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Reign of Christ Sunday
by Justin Meyers
One of the beliefs that many Muslims and Christians share is that there will be a final judgement.
Many Muslims also believe, like Christians, that Jesus will play a pivotal role in this judgement. This passage in Matthew is one that I can imagine my Muslim friends agreeing with wholeheartedly.
Growing up in the Reformed tradition, I was raised to understand that orthodoxy was paramount. We needed to live right, yes, but more importantly we needed to believe the right things about God.
Living in Oman, I have experienced unparalleled orthopraxy, a desire to do what is right. In Oman, what people do is often more important than what they believe, even as what they believe is critical to their faith.
I’ve lost count of how many of my Muslim neighbors have offered me water, tea, coffee, and dates. I’ve been welcomed into stranger’s homes on more than a few occasions as I have walked the streets of Oman. I’ve seen my Muslim neighbors give a bottle of water to a man working in the hot sun cleaning cars and pay to have their already clean car washed again to give the man a chance to work. When driving with my Omani friends I’ve picked up more hitchhikers than I care to remember.
One aspect of this passage that I wrestle the most with is this, no where does the Son of Man ask the nations, as he separates them, “What do you believe?” As a child I was taught to delineate along lines of belief, but here Jesus separates based on actions. In Oman, I’ve been challenged to make sure that my actions are my confession, even as I proclaim with my lips that Jesus Christ is Lord.
A friend of mine, a young Muslim man, recently said to me, “There is a church about 5K from my house in Kashmir. I’ve never been there. But now I know and love the Meyers family, and they are Christian. I think I will go there this summer and see if the Christians there are anything like the Meyers.” What drove him to meet the Christians near his home wasn’t my orthodoxy, but the love and kindness he has received from my family over the last 4 years.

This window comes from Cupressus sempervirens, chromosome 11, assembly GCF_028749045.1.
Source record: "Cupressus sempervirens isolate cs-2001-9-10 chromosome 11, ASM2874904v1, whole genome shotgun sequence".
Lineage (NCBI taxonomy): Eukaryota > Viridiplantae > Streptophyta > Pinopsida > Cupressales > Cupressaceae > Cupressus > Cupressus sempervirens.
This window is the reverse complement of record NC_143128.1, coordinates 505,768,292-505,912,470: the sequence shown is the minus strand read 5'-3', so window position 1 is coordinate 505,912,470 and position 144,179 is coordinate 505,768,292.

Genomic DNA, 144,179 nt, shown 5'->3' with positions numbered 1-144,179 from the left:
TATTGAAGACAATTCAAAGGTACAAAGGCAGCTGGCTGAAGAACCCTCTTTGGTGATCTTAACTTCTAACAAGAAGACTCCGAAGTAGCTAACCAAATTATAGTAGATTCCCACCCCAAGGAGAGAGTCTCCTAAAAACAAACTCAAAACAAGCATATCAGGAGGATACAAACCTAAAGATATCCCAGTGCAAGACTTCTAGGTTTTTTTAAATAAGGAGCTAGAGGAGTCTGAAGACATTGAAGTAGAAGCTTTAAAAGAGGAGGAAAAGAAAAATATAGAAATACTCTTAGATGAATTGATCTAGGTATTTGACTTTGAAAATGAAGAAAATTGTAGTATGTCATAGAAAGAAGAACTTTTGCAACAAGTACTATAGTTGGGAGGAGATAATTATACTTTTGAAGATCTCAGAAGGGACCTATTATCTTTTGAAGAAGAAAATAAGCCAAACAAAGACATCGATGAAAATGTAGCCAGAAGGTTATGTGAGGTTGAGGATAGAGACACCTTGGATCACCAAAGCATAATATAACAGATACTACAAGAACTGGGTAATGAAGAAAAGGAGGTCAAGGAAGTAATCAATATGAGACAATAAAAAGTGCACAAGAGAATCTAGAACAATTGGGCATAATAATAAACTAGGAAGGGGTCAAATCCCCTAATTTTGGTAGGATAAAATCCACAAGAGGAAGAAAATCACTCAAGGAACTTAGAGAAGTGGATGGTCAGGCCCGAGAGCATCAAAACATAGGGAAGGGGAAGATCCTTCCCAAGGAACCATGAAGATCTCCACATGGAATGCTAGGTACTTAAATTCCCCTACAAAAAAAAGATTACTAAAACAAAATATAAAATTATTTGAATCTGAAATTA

People often hear our words, or they hear words of people claiming to be Christian, and these words often feel unkind, inhospitable, and exclusive. Yet in this passage from Matthew we read a mandate to show hospitality and kindness above all else. I can’t change what other Christians say and proclaim, but I can give a bottle of water, spend time listening to a man who spends six and a half days a week in a small carpet shop, or welcome my Muslim neighbor into my home. My actions, my orthopraxy, witnesses to my faith in ways words never could. This witness is both to my neighbors and to the Son of Man who will judge all things.
As I try to synthesize my upbringing in the Reformed tradition, my life so far, my time in Oman, and this passage from Matthew, I’ve come up with this: our actions don’t make us righteous, but our actions bear testimony to our rightness with God.
Prayer for the day:
Hospitable God, helps us when we use words as a substitute for action. Guide us when we are tempted to walk by the stranger. Show us your self in those who we consider “other.” Allow our actions to witness to our faith, both to you and to those we meet as we live in your world. Amen.
Justin Meyers is the Associate Director of Al Amana Centre in Muscat, Oman. An ordained minister in the Reformed Church in America, Justin pastored in New York prior to serving in Oman. Al Amana Centre, the legacy of the Reformed Church in America’s medical and educational work in Oman, is committed to working for understanding and peace between Muslims and Christians.